Puerto Vallarta, Mexico - The sports headline was quietly optimistic, if not understated: "BYU Softball Breaks into Top 25." And interestingly, Brigham Young University's women's softball team gained new ground right here in Puerto Vallarta.
"U.S. softball on Mexican soil?" you ask?
In only its second year, the event is gaining popularity among local crowds. But perhaps the most salient footnote in this story is the venue itself; the beloved - if not understated - sports park called "Estadio" where the event was held; Estadio Municipal de Puerto Vallarta.
A Village within a Village
No doubt many have spotted the full-size running track and outdoor exercise machines while passing along Blvd Francisco Medina Ascencio, directly across from the Sheraton Buganvilias. Always busy in the morning with runners, or at night, under the lights, with a soccer game in progress.
If you peer beyond the track and inside this massive urban park - all 100 acres or so - you'll experience first-hand a slice of happy, active Mexican vitality in pursuit of fitness, community and outdoor activities.
Soccer Pitches, Baseball Fields, Fronton Courts, Basketball Courts & a Boxing Ring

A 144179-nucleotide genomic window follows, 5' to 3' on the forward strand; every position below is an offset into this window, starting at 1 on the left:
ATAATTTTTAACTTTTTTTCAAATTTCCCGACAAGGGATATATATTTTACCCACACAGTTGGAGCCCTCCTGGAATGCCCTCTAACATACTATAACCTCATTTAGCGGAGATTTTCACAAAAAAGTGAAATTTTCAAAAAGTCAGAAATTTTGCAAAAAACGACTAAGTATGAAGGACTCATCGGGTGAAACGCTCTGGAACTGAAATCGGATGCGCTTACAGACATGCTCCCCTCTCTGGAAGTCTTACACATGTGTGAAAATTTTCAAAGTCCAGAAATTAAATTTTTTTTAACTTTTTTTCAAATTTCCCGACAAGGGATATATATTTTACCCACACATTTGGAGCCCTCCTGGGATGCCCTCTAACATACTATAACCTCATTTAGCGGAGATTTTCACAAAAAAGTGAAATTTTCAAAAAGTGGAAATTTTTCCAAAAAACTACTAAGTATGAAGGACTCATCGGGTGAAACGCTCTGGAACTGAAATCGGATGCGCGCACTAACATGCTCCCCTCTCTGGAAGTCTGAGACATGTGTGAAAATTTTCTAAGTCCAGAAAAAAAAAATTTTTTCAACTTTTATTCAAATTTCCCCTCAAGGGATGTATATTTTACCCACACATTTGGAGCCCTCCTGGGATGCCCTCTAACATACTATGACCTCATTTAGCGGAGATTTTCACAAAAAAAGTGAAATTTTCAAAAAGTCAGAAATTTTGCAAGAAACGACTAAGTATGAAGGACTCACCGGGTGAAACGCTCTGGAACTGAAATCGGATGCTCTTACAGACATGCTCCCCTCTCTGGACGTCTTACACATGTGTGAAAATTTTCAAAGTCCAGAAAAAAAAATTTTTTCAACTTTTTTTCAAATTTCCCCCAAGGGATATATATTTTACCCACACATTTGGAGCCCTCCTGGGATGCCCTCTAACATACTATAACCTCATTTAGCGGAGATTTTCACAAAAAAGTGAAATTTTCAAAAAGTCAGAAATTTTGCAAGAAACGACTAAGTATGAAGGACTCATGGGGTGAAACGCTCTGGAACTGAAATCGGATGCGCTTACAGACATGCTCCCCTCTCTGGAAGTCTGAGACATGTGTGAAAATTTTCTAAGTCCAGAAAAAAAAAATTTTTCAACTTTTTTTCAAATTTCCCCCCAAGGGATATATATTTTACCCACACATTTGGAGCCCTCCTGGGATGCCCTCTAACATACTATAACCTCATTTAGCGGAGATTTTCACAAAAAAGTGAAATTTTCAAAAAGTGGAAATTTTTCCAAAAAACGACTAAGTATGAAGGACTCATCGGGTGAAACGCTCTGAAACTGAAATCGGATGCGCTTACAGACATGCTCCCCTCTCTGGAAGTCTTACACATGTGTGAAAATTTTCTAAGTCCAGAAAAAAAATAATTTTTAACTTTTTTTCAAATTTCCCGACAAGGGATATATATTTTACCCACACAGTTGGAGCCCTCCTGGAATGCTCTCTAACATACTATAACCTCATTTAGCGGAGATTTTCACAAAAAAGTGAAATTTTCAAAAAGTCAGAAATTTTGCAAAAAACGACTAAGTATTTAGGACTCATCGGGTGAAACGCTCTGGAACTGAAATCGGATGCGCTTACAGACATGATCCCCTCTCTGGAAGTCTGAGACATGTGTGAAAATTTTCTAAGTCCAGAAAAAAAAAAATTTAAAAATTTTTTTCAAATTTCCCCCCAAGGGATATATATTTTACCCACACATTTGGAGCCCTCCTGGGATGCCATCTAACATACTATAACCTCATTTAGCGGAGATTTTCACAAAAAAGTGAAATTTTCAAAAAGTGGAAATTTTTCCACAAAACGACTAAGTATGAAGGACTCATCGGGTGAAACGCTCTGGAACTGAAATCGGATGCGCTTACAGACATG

Bordered by four colonias, Olimpica, Versalles, Lazaro Cardenas and 5 de Diciembre, the park is a magnet for nationals from all walks. While BYU women's softball players were competing in the softball challenge, on the opposite side, at Estadio's plaza entrance, one could observe regional elementary school La Escolta competitions. (La Escolta is the tradition of honoring the Mexican flag in a buttoned-down marching ceremony conducted by top-ranked students in their class.)
It's not uncommon to see skate boarding, weight lifting, fronton, boxing, jogging, aerobics, running, soccer, acrobatics, music, and volleyball all at once. Competition throughout the sports park is always spirited, laughter is abundant, and sweat pours from dawn to well past dusk.
The Estadio is at its most vibrant early mornings and evenings every day of the week. If you happen to be an early-morning jogger, and pass by the Sheraton Buganvilias, take a quick detour and find a path through Estadio and feel the quiet energy in every corner.
Whether it's the BYU Cougars cracking the top-25 against Oklahoma State under the lights of a bleacher-filled baseball diamond, or secondary students from Puerto Vallarta's Secundaria Foranea #29 participating in all-day Olimpiada competitions, one could argue that Estadio helps foster healthy community relationships – locally and internationally – like no other place in Puerto Vallarta.Philip Dingman is an expat Canadian writer/media strategist with Komunikas Digital Marketing based in Puerto Vallarta.